Is Anybody Home at One Laptop Per Child?

   
   
   
   
   

Ivan Krstić says in his blog that he quit OLPC a few weeks ago because he was no longer to work with Walter Bender, but with an unnamed manager with no technical knowledge. Also that OLPC's kernel manager is leaving.


Walter, Nicholas, and OLPC XO

Walter is, in his own words, "out of the loop" now. Supposedly there will be a new CEO and COO sometime.

In the meantime, Nicholas Negroponte is the only person in charge, and he has nothing to do with the people doing the work. We are not allowed to talk with him, we cannot get questions sent to him for answers, and he will not tell anybody what is going on, except to make bizarre remarks to reporters about becoming more like Microsoft.

Well, all right, I exaggerate. I have sent in one communication that I was told would be passed on to Nicholas. But I don't exaggerate by much. I haven't heard a peep in response.

OLPC Potential

All through last year, when the volunteers and the tiny paid engineering staff were working miracles, I was a total OLPC booster. I never saw such productivity in hardware or software design anywhere in industry. I knew enough about educational software to be able to picture the world-changing potential of a billion or so children let loose among the riches of the Internet. That's real educational software, by the way, like the Edison Talking Typewriter or Smalltalk, not the shovelware that gets churned out and marketed with eye candy at absurd prices to clueless school systems and parents.

The potential is all still there, and some of it will unquestionably be realized, but OLPC as a project is at the proverbial crossroads, the make-or-break, do-or-die point in its existence.

The problem is Nicholas.

I'm not talking about the seemingly absurd claims that Wayan complains about, like

  1. children doing all the maintenance - we have seen five- and six-year-olds doing it.
  2. or being able to discover OLPC software with barely any teaching - we see that all the time, too.
  3. or whether teachers can adapt to the XO without training - yes, we also see that
  4. or about the costs of the program, or whether it makes economic sense for countries to finance XOs in expectation of future tax revenue.
It isn't trivial, but all of that can work. If we decide to make it work.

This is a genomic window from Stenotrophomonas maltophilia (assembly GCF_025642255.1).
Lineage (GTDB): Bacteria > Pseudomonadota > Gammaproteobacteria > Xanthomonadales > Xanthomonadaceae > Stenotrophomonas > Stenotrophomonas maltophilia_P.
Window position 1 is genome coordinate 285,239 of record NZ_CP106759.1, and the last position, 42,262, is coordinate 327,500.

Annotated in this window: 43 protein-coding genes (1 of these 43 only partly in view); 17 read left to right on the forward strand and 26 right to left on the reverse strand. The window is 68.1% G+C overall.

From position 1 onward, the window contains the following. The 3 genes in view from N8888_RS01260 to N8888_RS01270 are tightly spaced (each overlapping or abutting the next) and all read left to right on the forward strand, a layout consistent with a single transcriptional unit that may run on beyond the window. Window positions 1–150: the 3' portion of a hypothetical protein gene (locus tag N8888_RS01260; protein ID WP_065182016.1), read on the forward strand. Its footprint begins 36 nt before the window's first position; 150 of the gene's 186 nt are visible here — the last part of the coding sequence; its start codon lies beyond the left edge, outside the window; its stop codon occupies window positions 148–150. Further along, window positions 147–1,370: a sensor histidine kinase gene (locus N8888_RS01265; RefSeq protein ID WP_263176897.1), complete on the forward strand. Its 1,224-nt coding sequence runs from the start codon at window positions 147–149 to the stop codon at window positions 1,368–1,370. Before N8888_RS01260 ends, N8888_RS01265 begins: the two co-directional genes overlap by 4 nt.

No, what I am talking about is the fact that Nicholas Negroponte doesn't know how to run a business, and what is worse, doesn't know how to pick someone to run a business. Now, in the legal sense, OLPC isn't a business, but a non-profit. Which means it can't sell stock and pay dividends. It's still allowed to make money.


Nicholas Negroponte of OLPC

Business errors

To manage the creation of the support network for educating a billion children, a bit of money will actually be necessary. I don't have room to make the argument in full today, but I believe that trying to reduce the cost of the laptop absolutely as much as possible is a strategic error.

Cost is only one variable, and not the one we most want to optimize. The idea is to maximize the amount of education and consequent economic and social development from the program. Making a profit from the rich customers in order to get more computers to the poor would therefore make a lot of sense. But only if done right.

Not with an incompetent order-entry and fulfillment system, no customer support to begin with, and no oversight to make sure that errors are corrected as quickly as possible.

"Mere parsimony is not economy. Expense, and great expense, may be an essential part in true economy."--Edmund Burke
It isn't actually necessary that OLPC make and spend that money. Once educated children come out of schools and take jobs, or better still, start their own businesses and create jobs, the rest can in principle follow from the inevitable growth of economies, as long as somebody has some idea of what it is worth spending on.

olpc Mongolia
Deep in Constructionist thought

There is still promise

Whether it will follow remains the question. As I said before, we can make it happen. Or Nicholas can hire the people to make it happen. Or not.

What might we make happen? We could just continue with the tired old Prussian factory-drill style of education that Horace Mann installed in the US a century ago, even with laptops. Then we can expect to have the same tired old nationalisms and the same tired old Devil-take-the-hindmost, beggar-thy-neighbor social orders that the Prussian system was designed to support.